MOST sports fans wouldn’t recognise the name, but a departing star is giving fans something to remember him by, and Chief Writer RON REED was there to see it:
BASEBALLER Luke Hughes knows how to make an entrance – and how to leave. In style, in both cases.
When the Melbourne Aces infielder became one of 32 Australians to have played in America’s Major League Baseball, he performed the rare feat of slugging a home run the first time he stepped up to the plate.
That was for the Minnesota Twins in 2010, the first of three seasons in the big time which yielded 102 games, with eight homers, for the Twins and another four for the Oakland Athletics, with seven years in minor league. And, of course, he has played for Australia regularly.
For a player from Down Under — where baseball has an ambiguous presence, not really mainstream and not quite as invisible as plenty of other sports – that’s an impressive career.
So when he announced a few days ago that, at 35 and about to become a father for the first time, he was retiring at the end of the season, the Aces fans were hoping for something special to remember him by, something befitting probably the best player in the competition.
That came on Friday night – or at least the first instalment of it did — when he hit the only home run of the second of four successive games against the Adelaide Giants, which the Aces won 7-5 to move within one win of a share of the lead in the southwest division of the Australian Baseball League. It was the 60th time – and the fourth this season – that Hughes had gone over the fence, a record for the modern version of the competition. He has also driven in the most career runs, with 217.
So why stop now? “I just think it’s time. Inside, you know it’s time to move on when you start wandering off in the field, not really paying attention. I told myself a few years ago that once that started happening, I would walk away,” he said.
After two seasons with the Aces, he leaves in very good company. Two other legendary players, relief pitcher Peter Moylan and catcher Allan De San Miguel, like Hughes both from Perth originally, also announced their retirements at the same time, making it a bitter-sweet week for the in-form club.
Moylan, 41, also made it big in America, playing 500 games in 12 years with the Atlanta Braves, Los Angeles Dodgers and Kansas City Royals, while De San Miguel was a fixture in Minor League Baseball with 566 games, and has also played a record 382 games for Perth and Melbourne.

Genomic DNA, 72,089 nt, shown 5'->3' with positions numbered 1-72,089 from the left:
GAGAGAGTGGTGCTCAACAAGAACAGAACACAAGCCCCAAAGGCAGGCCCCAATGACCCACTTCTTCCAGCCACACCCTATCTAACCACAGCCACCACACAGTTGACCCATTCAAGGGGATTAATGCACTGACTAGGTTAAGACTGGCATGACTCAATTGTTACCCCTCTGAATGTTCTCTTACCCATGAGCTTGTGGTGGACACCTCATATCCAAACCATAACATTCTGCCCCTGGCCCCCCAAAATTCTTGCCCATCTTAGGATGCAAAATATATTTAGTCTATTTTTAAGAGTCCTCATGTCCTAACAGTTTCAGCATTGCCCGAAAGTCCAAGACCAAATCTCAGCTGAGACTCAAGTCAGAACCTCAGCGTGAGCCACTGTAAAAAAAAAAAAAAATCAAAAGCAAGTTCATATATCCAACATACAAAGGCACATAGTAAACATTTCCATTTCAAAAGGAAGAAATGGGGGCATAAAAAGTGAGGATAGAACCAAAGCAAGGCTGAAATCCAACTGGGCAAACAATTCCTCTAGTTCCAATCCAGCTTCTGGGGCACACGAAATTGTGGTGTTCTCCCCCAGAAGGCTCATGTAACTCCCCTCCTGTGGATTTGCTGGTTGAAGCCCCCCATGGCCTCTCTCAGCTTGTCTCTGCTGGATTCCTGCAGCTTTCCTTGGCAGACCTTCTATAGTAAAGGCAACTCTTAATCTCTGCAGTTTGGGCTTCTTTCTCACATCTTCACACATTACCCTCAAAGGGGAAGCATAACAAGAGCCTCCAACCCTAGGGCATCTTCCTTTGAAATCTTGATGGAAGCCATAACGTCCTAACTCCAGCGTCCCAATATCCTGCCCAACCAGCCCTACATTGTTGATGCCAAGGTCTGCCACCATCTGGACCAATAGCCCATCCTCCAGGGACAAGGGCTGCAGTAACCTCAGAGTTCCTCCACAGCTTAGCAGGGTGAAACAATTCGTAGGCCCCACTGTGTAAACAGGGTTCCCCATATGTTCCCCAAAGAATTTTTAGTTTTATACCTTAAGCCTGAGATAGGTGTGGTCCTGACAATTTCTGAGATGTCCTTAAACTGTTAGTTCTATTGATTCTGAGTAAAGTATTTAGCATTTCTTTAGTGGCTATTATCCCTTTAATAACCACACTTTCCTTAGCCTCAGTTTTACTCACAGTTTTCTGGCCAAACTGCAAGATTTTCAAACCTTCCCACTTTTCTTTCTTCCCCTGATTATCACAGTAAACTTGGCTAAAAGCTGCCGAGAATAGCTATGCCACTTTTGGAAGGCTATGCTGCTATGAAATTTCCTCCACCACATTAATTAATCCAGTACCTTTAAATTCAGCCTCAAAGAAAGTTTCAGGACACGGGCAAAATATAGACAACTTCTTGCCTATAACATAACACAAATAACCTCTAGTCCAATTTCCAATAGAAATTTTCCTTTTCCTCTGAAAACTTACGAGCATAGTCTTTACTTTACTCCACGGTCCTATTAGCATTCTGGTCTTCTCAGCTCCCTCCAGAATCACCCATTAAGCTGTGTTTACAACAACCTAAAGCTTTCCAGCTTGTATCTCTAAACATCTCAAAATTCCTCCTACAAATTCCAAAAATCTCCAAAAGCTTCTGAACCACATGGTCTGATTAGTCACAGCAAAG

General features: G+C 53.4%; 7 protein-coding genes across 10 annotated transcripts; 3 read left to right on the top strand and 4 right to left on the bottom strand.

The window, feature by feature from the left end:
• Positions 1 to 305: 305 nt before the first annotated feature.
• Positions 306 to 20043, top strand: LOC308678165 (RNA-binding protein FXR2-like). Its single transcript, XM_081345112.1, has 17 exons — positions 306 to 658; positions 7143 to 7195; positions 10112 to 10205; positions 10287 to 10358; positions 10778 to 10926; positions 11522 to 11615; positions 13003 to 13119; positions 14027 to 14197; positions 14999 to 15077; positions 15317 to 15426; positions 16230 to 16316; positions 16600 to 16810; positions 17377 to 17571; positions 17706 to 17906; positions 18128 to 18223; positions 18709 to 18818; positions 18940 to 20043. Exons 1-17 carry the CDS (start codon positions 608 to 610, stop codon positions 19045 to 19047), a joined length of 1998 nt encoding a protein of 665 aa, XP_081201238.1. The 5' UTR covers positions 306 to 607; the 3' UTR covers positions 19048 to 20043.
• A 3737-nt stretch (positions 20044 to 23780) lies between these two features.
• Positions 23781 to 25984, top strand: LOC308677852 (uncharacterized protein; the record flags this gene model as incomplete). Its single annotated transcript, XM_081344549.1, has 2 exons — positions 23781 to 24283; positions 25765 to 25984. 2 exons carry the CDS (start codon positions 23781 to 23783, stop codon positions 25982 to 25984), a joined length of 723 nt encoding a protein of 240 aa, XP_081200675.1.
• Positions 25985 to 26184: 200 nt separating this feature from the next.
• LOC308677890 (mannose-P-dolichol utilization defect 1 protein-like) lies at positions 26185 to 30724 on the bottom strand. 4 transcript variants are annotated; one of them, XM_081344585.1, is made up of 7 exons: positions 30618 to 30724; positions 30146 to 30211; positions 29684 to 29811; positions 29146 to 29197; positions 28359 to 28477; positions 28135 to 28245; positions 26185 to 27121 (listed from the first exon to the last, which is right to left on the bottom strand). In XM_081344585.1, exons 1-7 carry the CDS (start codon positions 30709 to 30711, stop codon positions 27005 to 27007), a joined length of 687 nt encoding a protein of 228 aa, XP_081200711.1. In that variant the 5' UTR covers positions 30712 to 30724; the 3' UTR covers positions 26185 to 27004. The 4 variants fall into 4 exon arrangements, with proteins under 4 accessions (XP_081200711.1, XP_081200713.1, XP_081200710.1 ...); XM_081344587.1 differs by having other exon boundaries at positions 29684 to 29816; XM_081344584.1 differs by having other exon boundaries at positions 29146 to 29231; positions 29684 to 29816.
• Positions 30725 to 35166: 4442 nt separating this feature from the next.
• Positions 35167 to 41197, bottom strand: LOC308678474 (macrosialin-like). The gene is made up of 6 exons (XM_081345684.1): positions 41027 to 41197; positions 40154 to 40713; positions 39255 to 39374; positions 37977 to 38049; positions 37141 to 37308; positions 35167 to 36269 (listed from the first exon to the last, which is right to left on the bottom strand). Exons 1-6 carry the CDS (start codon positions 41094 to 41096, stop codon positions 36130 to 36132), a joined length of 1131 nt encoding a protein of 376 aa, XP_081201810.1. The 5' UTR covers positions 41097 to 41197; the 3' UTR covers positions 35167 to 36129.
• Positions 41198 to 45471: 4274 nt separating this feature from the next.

Sadly, their farewells will be hardly noticed outside the bubble in which Australian baseball dwells. It is rarely mentioned in mainstream media and most sports fans would struggle to name the teams, let alone the players. There are 35,000 players, plus 17,000 kids, in registered competitions, most of them no doubt dreaming of the big money on offer if they ever manage to follow in the footsteps of Hughes and his elite peers.
The sport enjoyed its biggest moment in the sun by winning a silver medal at the Athens Olympics in 2004 – baseball returns to the Olympic program this year after a 12-year absence, with no guarantee of staying there – achieving that despite the original pro league collapsing under a heavy financial burden in 1999 and not being revived until 2010.
This erratic history also included a competition called the International League owned by former star player David Nilsson, which lasted only from 1999 to 2002.
The league now has eight privately-owned teams, including one in New Zealand and another in Geelong which uses all Korean players, and it chugs along knowing that if it should collapse again professional baseball in Australia would be in danger of dying permanently.
Many of the players are imported, with the Aces having 12 Americans on their roster and their current opponents, Adelaide, having eight Americans, two Canadians and one from the Dominican Republic.Embed from Getty Images
They’re probably in it for the experience and the practice more than the money with each club operating under a $100,000 salary cap, which means most locals need a day job. For some, the game is little more than beer money – and it sometimes shows, with the standard on display on Friday night pretty ordinary, with most of the runs on both sides enabled by fielding errors.
Hughes works for the club overseeing corporate sales and laughs when you mention that he was earning about half a million dollars in America a decade ago. He declines to say how much he is paid now, only that “it’s nothing like that”.
The Aces, who are trying to win their first championship, play at the Melbourne Baseball Park, after abandoning a stint at the Showgrounds, where they had to compete with horse shows, music festivals and carnivals and could never guarantee the arena’s availability for an entire season.
The purpose-built park was opened exactly 30 years ago in a remote windswept paddock in Altona, just off the Geelong road. It can seat 3,900 with standing room for another 2,400, which is modest – but ample. The Aces can usually count the crowd in the hundreds but there were 1,178 there on Friday night, boosted by two when my son bought a couple of tickets as a late Christmas present.
I’m glad he did – it’s probably the only venue of any significance in Melbourne that I had not visited over several decades of writing about sport of all sorts, and when I finally did get there it was worth the wait just to see Hughes clobber a big one out of the park to the delight of everybody there with the exception of the Adelaide pitcher and his few friends.